Pursuit builds its transoms specifically for single-, double- or triple-engine installations, Glenn says. “Our engineering team builds laminate schedules and other support systems into the hull, transom and stringers that support certain propulsion at all levels. And Pursuit is one of a very few manufacturers that has a patent on that build.”
Historically, Glenn says, single-powered-vessel owners often added kicker engines to enhance their boat’s safety. Redundancy counts in offshore fishing, and that’s often the determining factor when buyers consider single versus twin power and overall vessel size.
“The biggest impediment to big boats running with singles is getting on plane,” says John Caballero, SeaVee marketing director. “Unfortunately, internal-combustion engines don’t produce lots of torque until they are turning at relatively high rpm. The time it takes for an engine to turn up to its max torque is directly added to the time it takes to plane.”
With fixed torque and power, he says, engineers can calculate a maximum amount of drag that must be overcome by a single engine. That drag requirement corresponds to a boat of about 27 feet and 8,000 pounds.
Simply put, with multiple engines, each engine carries much less load, so they can reach max torque sooner.
At that straddling line of 27 feet, SeaVee does all it can to reduce the total weight of the boat with resin infusion and other advanced composite-fabrication methods. “We also reduce the deadrise at the transom somewhat to reduce resistance, as well as design the center of gravity to be more forward to reduce hump trim angles,” Caballero says.
The SeaVee 270Z, which the company labels a bay boat, can be powered by a single or twin outboards. “When we offer twins, we have a redesigned fuel system to provide for greater fuel capacity and also to locate the fuel load-center more forward,” he says. “It takes a great deal of computational effort and involves designing the boat twice, in many regards.”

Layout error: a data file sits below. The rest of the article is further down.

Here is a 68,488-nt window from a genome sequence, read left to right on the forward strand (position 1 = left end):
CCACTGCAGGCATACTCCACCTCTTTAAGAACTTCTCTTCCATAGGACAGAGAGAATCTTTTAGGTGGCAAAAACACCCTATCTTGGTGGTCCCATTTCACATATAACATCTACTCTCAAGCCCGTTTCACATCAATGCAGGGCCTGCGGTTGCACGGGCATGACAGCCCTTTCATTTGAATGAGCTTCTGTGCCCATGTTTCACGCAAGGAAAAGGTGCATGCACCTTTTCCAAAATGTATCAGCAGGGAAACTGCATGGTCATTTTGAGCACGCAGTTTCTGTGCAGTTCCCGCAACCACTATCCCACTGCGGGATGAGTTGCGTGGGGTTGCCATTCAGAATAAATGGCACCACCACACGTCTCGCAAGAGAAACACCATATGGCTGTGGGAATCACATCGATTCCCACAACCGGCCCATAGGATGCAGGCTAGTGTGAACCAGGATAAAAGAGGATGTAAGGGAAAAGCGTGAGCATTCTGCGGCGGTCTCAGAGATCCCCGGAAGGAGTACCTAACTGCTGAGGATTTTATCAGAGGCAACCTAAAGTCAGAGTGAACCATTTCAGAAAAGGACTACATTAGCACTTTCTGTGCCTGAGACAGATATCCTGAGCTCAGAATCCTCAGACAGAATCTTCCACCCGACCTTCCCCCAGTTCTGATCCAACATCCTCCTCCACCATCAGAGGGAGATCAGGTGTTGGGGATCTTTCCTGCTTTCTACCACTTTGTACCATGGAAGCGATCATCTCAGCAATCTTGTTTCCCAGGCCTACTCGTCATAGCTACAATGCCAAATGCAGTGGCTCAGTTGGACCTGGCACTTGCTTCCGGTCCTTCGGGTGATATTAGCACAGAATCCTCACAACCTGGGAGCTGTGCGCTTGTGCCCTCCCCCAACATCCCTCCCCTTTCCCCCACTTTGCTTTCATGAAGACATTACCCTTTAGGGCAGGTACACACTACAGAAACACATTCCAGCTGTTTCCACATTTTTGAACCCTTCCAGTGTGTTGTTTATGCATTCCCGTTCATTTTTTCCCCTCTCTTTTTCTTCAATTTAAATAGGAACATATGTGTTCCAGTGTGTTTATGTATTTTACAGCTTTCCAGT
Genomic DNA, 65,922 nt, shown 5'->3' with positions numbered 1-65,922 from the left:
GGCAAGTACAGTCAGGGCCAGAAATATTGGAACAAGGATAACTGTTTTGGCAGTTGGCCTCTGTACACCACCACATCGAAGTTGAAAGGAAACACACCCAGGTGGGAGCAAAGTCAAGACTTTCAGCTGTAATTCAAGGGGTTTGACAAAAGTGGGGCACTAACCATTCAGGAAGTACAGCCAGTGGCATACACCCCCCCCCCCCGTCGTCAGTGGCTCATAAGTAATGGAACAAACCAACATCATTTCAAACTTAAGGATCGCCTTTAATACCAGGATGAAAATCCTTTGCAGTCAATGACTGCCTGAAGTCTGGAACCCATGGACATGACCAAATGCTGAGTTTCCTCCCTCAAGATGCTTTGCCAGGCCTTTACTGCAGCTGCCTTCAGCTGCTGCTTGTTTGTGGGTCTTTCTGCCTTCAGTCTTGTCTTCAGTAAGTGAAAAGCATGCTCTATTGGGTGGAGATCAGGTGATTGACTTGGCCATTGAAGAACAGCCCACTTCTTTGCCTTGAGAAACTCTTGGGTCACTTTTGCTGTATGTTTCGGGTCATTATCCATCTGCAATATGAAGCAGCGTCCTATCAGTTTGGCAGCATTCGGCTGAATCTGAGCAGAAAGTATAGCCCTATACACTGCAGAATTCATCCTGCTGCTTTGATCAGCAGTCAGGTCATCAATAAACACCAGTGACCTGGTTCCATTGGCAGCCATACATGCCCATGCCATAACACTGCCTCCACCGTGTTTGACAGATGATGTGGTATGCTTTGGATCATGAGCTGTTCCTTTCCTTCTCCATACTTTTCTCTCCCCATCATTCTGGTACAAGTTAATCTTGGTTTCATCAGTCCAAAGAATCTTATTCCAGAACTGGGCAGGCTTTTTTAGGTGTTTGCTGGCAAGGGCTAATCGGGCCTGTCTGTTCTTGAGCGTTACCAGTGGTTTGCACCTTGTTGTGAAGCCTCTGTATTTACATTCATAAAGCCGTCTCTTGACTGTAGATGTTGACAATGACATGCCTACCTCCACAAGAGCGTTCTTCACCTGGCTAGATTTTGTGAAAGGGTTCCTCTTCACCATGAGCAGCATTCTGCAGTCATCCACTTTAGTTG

Caballero says if engine makers can design outboards that produce very high torque very quickly — through the use of electric-drive motors, variable gear ratios, variable-pitch props or high-compression blowers — “that’s when we will see bigger boats with singles.”
Yellowfin 26 Hybrid
One main factor in designing a larger single-outboard boat is how the vessel carries weight such as fuel, ice, people and gear, says Heath Daughtry, vice president of Yellowfin. “Where does the center of gravity fall, and is the boat designed for multiuse function?
“For the nearshore or bay fisherman, the boat can be equipped with a single motor,” he says. “The angler has the ability to carry an abundant amount of weight and still achieve a highly acceptable mpg return at cruise and an acceptable wide-open-throttle speed without any deficiency in hull performance.”
The 26 Hybrid operates with a single outboard in the 300 to 400 hp class. When powered by twins, Yellowfin restricts the max horsepower to 400 and limits the option to twin four-cylinder outboards. “The twin setup is primarily beneficial for the angler who plans to venture a little more offshore,” Daughtry says. “The safety and redundancy of two motors is largely the decision factor for this setup.”